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Burnside v. Swindell

United States District Court, W.D. Pennsylvania

August 9, 2019

JOHN OTIS BURNSIDE, Plaintiff,
v.
DR. KIM SWINDELL, et al, Defendants.

         Re: Motion to Dismiss or for Summary Judgment [ECF No. 9]

          MEMORANDUM OPINION

          SUSAN PARADISE BAXTER United States District Judge.

         Relevant Procedural History

         This civil action was filed in this Court on September 24, 2018. Plaintiff, an inmate incarcerated at the Federal Correctional Institution at Loretto, brings this action against Dr. Kim Swindell and Physician's Assistant Stephanie Hoover, employees at the FCI-Loretto.

         In his complaint, Plaintiff, acting pro se[1], alleges that Defendants denied him medical care following a serious fall in February 2018 thereby violating his Eighth Amendment rights against cruel and unusual punishment. Plaintiff seeks to enforce his constitutional rights against these federal employees by way of Bivens v. Six Unknown Named Agents of the Federal Bureau of Narcotics, 403 U.S. 388 (1971).

         Defendants, in response to the complaint, filed a motion to dismiss or in the alternative for summary judgment. ECF No. 9. As grounds for its motion, Defendants argue: 1) the action should be dismissed because allegations of medical malpractice do not amount to a constitutional violation; 2) Hoover is a PHS employee and is absolutely immune from suit; 3) malpractice claims must be dismissed because Plaintiff did not file Certificates of Merit; and 4) alternatively, individual Defendants are entitled to qualified immunity. Not all of Defendants' arguments need to be addressed herein. Plaintiff has voluntarily withdrawn his claims against Ms. Hoover [see ECF No. 13] and Plaintiff has not raised any medical negligence claims in this action.

         Plaintiff has filed a brief in opposition. ECF No. 13. This motion is fully briefed and is ripe for disposition by this Court.

         Standard of Review

         A motion to dismiss filed pursuant to Rule 12(b)(6) must be viewed in the light most favorable to the plaintiff and the complaint's well-pleaded allegations must be accepted as true. Erickson v. Pardus, 551 U.S. 89, 93-94 (2007). A complaint must be dismissed pursuant to Rule 12(b)(6) if it does not allege “enough facts to state a claim to relief that is plausible on its face.” Bell Atl. Corp. v. Twombly, 550 U.S. 544, 570 (2007).

         Defendants request that this Court consider evidence outside of the pleadings in support of their motion to dismiss. Where a court receives and considers matters outside the pleadings in support of a motion to dismiss, the motion to dismiss should be converted into a motion for summary judgment. Fed.R.Civ.P. 12(d) (“If, on a motion under Rule 12(b)(6) . . . matters outside the pleadings are presented to and not excluded by the court, the motion must be treated as one for summary judgment under Rule 56.”). See Dorsey v. Pennsylvania Department of Corrections, 2016 WL 6124420, at *3 (M.D. Pa. 2016). In such a situation, a district court must provide sufficient notice of the conversion to the non-moving party and allow that non-moving party, especially a pro se prisoner plaintiff, to submit materials to oppose summary judgment. Renchenski v. Williams, 622 F.3d 315, 340-341 (3d Cir. 2010). Here, this Court provided such a notice to Plaintiff. ECF No. 11. Accordingly, the motion to dismiss shall be treated as a motion for summary judgment.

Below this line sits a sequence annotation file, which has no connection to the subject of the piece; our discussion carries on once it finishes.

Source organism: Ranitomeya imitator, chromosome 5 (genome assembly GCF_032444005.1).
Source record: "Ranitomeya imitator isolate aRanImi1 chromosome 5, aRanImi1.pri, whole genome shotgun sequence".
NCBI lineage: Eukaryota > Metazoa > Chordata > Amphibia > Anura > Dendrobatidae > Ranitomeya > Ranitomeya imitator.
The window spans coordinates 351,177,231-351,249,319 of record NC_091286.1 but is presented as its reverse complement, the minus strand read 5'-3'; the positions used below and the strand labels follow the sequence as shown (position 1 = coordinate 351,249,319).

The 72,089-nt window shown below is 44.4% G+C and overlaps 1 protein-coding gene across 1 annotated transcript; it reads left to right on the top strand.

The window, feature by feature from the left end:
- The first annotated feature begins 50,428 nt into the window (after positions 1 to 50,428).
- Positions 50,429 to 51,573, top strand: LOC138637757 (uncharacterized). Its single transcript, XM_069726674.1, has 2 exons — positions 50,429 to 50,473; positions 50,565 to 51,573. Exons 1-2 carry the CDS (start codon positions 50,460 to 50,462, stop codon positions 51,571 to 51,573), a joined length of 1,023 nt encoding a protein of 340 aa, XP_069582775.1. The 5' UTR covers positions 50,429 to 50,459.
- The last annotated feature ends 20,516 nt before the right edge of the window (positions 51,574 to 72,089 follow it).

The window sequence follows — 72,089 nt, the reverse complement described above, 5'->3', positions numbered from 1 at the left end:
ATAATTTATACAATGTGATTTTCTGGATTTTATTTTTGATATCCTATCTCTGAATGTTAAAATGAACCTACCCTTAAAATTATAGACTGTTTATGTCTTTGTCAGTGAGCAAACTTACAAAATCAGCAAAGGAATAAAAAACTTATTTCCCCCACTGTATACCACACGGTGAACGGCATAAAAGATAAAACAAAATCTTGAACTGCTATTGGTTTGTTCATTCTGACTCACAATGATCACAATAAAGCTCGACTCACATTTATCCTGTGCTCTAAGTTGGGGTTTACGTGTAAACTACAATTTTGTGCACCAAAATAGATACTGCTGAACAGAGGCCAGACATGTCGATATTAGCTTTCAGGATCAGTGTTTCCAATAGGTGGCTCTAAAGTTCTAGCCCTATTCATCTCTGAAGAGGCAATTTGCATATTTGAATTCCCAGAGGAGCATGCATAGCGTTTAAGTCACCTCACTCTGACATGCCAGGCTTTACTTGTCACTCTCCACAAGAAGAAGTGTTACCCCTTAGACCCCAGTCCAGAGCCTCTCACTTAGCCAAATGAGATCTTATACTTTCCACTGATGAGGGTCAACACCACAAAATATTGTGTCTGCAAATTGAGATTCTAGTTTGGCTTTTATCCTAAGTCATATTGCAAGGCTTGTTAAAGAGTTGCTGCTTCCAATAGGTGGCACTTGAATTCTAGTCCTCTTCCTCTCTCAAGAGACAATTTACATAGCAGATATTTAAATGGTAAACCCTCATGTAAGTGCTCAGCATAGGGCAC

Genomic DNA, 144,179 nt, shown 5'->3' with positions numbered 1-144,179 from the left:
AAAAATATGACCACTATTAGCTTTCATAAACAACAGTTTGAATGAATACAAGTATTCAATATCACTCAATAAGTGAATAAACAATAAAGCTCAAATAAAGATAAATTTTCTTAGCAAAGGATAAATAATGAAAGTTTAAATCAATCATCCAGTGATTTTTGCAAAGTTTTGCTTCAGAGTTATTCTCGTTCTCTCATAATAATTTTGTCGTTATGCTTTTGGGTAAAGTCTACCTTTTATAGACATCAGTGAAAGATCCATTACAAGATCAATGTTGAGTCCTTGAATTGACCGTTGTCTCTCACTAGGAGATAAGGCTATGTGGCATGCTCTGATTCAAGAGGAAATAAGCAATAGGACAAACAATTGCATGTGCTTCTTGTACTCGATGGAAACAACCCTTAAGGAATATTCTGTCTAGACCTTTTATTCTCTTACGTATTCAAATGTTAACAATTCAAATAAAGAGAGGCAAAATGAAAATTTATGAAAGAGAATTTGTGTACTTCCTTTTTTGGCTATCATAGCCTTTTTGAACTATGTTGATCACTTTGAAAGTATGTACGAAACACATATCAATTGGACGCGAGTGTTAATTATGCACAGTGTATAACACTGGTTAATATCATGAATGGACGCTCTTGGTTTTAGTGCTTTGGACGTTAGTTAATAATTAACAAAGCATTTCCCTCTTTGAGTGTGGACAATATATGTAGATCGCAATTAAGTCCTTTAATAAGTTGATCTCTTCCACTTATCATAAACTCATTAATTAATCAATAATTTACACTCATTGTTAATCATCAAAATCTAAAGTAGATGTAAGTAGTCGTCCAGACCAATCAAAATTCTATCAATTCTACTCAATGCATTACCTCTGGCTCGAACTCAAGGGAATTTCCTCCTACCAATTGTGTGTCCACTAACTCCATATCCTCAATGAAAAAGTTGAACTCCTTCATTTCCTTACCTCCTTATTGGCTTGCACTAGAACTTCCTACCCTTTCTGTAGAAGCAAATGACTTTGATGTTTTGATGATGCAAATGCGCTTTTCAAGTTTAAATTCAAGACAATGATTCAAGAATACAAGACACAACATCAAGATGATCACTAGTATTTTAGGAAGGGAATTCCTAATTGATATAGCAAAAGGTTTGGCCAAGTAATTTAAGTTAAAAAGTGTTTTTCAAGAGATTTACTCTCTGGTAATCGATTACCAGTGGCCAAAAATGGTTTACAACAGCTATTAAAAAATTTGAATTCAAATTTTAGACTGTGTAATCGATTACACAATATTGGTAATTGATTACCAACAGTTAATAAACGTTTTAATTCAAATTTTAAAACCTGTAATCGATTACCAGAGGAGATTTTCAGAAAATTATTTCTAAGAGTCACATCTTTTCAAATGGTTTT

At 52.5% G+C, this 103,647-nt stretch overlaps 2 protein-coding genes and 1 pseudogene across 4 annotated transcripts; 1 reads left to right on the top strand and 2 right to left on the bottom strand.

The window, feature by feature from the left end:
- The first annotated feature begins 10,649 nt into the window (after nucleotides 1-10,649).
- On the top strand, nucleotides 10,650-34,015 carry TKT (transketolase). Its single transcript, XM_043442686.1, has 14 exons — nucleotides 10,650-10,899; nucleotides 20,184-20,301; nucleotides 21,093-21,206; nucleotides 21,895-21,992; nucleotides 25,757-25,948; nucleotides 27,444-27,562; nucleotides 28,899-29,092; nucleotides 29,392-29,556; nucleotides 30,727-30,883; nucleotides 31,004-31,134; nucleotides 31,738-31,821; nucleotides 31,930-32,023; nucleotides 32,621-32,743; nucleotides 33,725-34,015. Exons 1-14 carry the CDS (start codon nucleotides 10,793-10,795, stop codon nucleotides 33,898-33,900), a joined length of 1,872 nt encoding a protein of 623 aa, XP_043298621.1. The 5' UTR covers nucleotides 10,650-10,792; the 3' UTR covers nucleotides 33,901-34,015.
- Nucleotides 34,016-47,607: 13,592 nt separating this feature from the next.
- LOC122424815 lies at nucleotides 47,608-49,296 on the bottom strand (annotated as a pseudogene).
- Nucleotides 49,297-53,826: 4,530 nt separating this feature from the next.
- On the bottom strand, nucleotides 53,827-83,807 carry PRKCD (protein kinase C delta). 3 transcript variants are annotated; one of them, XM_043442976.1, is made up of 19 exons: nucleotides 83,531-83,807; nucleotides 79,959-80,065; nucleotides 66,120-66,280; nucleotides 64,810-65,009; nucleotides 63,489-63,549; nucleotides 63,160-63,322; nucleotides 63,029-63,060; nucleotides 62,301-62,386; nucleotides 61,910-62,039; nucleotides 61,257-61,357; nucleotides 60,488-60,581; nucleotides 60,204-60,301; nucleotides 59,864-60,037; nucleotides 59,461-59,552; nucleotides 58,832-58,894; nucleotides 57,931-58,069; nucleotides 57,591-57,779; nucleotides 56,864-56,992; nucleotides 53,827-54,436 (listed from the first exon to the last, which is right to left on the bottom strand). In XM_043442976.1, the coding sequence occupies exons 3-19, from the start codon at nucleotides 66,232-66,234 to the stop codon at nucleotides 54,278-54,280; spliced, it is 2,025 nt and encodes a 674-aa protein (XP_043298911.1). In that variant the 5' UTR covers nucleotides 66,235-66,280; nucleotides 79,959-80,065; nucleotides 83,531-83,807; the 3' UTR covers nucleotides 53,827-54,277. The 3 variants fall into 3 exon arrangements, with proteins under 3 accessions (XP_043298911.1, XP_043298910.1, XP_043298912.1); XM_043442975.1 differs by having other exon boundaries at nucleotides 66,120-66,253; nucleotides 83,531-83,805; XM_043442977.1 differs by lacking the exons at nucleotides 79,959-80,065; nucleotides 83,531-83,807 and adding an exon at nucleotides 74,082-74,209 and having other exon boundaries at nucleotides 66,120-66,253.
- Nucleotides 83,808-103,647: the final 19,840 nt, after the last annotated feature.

Federal Rule of Civil Procedure 56(a) provides that summary judgment shall be granted if the “movant shows that there is no genuine dispute as to any material fact and the movant is entitled to judgment as a matter of law.” Under Rule 56, the district court must enter summary judgment against a party “who fails to make a showing sufficient to establish the existence of an element essential to that party's case, and on which that party will bear the burden of proof at trial.” Celotex Corp. v. Catrett, 477 U.S. 317, 322 (1986). “[A] party seeking summary judgment always bears the initial responsibility of informing the district court of the basis for its motion, and identifying those portions of ‘the pleadings, depositions, answers to interrogatories, and admissions on file, together with the affidavits, if any,' which it believes demonstrate the absence of a genuine issue of material fact.” Id. at 323, quoting Fed. R. Civ. P. 56.

         The moving party has the initial burden of proving to the district court the absence of evidence supporting the non-moving party's claims. Id. at 330; see also Andreoli v. Gates, 482 F.3d 641, 647 (3d Cir. 2007). After the moving party has satisfied this low burden, the nonmoving party must provide facts showing that there is a genuine issue for trial to avoid summary judgment. Id. at 324.

         Deliberate indifference

         To state an Eighth Amendment violation in the medical context, a plaintiff must plausibly allege “‘(i) a serious medical need, and (ii) acts or omissions by prison officials that indicate deliberate indifference to that need.'” Anderson v. Bickell, 2018 WL 5778241, at *2 (3d Cir. Nov.2, 2018) quoting Parkell v. Danberg, 833 F.3d 313, 337 (3d Cir. 2016). Allegations of mere negligence or disagreement with medical decisions are insufficient to establish deliberate indifference. Id.; see Spruill v. Gillis,372 F.3d 218, 235 (3d Cir. 2004). “That is because ‘prison officials are afforded considerable latitude in the diagnosis and treatment of prisoners.'” Anderson, 2018 WL 5778241, at *2, quoting ...


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